Titanic artifact exhibit dredges up powerful memories
Web posted at: 10:00 a.m. EDT (1400 GMT)
From Science Correspondent Ann Kellan
BOSTON (CNN) -- The blockbuster movie "Titanic" may have depicted the ill-fated ship in all its glory, but a model at a private Boston exhibit shows what it looks like today, more than 85 years after it hit an iceberg and sank to the bottom of the Atlantic Ocean.
"The Titanic is really a wreck that's under assault from the environment," says Charles Haas, a Titanic historian.
Articles in the exhibit at the World Trade Center include pieces of rubber flooring from the ship's dining room, a ship whistle, binoculars, dinnerware, wine, jewelry and an unopened bottle of olives.
"There's an entire suit of men's clothing," Haas says. "And you have to think about who would have worn it."
The items were meticulously retrieved by robotic arms that protrude from a state-of-the-art titanium submarine named Nautile, which traveled 2.5 miles underwater to reach the wreck.
"We got here after the moon, after Everest," says George Tulloch, president of RMS Titanic. "I mean, this is really a tough place to get to."
A private, for-profit company, RMS Titanic was granted exclusive rights by a U.S. federal court to recover the Titanic remains. Its only obligation is to keep the items together as one collection.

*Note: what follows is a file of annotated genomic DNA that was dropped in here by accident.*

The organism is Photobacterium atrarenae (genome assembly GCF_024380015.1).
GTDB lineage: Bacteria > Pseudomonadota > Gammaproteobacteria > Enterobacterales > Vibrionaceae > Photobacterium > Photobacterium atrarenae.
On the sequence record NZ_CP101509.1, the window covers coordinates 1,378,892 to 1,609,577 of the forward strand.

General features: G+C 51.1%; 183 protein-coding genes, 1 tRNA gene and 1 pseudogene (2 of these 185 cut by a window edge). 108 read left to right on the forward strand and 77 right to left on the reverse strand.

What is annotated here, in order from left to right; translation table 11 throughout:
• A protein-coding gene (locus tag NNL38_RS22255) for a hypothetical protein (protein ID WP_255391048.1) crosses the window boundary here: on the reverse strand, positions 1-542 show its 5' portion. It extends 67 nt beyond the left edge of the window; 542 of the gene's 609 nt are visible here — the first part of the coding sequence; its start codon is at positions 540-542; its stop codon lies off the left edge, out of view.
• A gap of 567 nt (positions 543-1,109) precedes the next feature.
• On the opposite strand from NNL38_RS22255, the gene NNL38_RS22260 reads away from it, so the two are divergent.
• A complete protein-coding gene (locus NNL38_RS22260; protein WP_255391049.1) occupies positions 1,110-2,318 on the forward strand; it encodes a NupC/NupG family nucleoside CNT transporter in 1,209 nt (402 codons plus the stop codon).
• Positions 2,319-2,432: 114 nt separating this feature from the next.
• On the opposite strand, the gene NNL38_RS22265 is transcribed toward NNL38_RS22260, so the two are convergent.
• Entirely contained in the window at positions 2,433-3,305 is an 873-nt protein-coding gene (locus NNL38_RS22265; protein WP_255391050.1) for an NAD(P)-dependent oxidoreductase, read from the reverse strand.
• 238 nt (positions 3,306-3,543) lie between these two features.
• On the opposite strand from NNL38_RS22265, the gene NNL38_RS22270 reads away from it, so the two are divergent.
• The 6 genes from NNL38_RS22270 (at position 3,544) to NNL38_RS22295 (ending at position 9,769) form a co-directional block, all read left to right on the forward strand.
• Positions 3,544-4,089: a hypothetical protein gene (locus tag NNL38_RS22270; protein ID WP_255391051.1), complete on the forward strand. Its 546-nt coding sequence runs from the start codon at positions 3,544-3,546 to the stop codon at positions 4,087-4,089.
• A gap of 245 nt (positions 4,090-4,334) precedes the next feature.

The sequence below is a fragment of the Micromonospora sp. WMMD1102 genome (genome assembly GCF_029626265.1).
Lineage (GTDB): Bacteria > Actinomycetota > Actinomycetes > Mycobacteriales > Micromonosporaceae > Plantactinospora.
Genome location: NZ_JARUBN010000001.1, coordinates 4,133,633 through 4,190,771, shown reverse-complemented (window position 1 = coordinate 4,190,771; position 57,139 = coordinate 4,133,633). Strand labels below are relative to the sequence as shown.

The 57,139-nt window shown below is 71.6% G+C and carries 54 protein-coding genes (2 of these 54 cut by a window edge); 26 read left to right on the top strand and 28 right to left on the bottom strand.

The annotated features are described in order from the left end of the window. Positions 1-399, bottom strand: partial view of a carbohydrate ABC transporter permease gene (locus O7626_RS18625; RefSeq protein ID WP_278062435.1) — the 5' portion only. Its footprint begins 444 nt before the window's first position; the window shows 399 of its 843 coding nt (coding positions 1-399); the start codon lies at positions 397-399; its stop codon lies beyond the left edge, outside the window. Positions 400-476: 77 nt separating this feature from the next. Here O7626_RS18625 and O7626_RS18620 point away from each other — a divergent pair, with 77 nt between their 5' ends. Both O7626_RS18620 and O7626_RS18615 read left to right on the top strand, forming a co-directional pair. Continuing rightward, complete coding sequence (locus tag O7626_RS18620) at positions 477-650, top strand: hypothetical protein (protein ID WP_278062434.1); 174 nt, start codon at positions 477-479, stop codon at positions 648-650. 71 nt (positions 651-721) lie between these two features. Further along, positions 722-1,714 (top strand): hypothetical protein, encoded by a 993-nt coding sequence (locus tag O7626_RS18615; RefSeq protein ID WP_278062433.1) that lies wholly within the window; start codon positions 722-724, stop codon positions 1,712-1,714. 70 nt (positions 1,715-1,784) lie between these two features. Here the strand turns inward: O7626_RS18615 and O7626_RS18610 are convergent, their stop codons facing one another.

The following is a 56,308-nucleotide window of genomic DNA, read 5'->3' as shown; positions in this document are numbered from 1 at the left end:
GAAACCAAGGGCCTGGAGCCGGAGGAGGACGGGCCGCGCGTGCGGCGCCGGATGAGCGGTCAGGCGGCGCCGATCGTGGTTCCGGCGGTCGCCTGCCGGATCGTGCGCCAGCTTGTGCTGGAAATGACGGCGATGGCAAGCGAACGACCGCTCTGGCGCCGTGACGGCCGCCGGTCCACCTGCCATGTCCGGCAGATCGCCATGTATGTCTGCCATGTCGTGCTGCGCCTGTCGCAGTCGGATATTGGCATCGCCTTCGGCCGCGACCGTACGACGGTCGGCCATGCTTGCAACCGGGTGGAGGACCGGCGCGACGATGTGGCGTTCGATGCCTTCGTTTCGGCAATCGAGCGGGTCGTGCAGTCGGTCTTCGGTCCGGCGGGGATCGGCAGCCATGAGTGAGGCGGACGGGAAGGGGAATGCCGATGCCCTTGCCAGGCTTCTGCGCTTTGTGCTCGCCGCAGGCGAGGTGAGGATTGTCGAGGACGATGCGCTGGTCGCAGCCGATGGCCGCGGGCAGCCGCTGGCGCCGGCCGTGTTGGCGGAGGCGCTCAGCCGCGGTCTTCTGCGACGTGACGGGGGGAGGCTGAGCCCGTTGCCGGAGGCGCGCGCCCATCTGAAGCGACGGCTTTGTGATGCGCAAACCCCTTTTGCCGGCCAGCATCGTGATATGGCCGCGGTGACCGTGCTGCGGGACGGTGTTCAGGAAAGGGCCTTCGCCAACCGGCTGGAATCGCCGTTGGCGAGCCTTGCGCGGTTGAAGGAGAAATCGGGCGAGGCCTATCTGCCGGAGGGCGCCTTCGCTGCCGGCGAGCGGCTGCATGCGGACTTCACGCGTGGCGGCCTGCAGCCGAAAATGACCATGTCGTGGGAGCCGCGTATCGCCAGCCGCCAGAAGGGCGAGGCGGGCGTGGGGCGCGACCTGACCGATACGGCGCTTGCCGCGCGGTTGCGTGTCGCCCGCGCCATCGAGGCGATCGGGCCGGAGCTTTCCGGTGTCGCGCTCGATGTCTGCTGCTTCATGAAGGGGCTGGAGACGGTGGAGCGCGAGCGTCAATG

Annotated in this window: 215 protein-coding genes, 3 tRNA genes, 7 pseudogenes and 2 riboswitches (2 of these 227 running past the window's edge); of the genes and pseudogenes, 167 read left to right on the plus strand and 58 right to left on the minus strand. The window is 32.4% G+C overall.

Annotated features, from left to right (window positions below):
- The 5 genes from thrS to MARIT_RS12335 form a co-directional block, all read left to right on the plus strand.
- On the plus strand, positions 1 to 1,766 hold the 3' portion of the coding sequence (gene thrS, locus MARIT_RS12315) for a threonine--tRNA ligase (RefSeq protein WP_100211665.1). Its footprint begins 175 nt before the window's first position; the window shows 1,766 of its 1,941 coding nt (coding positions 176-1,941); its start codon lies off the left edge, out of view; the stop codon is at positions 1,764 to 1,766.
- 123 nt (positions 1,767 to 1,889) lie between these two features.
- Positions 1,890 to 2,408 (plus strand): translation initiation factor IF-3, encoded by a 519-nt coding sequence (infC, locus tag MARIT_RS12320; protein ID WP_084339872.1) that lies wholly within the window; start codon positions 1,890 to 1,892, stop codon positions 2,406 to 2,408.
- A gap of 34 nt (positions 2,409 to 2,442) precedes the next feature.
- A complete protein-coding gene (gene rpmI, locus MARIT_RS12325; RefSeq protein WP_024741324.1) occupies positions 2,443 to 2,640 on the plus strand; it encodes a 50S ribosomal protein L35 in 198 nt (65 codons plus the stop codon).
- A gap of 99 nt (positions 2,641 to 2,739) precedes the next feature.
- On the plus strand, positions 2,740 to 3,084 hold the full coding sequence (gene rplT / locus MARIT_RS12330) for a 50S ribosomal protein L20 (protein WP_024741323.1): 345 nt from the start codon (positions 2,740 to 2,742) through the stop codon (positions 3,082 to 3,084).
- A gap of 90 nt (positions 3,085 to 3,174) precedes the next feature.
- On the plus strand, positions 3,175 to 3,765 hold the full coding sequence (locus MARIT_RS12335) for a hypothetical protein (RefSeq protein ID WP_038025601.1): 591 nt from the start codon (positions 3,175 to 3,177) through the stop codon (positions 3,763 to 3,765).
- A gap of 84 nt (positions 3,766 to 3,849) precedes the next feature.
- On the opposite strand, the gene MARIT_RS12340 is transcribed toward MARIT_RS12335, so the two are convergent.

Each dive, according to Tulloch costs about $100,000.
Once they come out of the water, every object needs special treatment.
According to Tulloch, souvenir sales and the $14 admission to the exhibit more than cover the costs. The exhibit is traveling the country and occasionally brings together families linked to the tragedy.
'I'll see you in New York'
Relatives of Titanic survivors say the exhibit has special meaning for them, because it reminds them of the horror their relatives survived.
She recalls being told the story of her grandfather placing her mother and grandmother on a lifeboat and saying to them both, "I'll see you in New York." He never made it.
Marie Aks, whose husband survived the Titanic, tells the story of a 10-month-old boy who was grabbed by an angry and panicked male passenger who wanted a seat on a lifeboat.
"He grabbed the baby out of the mother's arms and threw him overboard, intending the child to land in the water, but he didn't. Instead, he landed in the lap of a woman who was sitting in the lifeboat being lowered," Aks says.
"And that's why I'm here," says Barbara Morris. "My father was saved, and that was my father."
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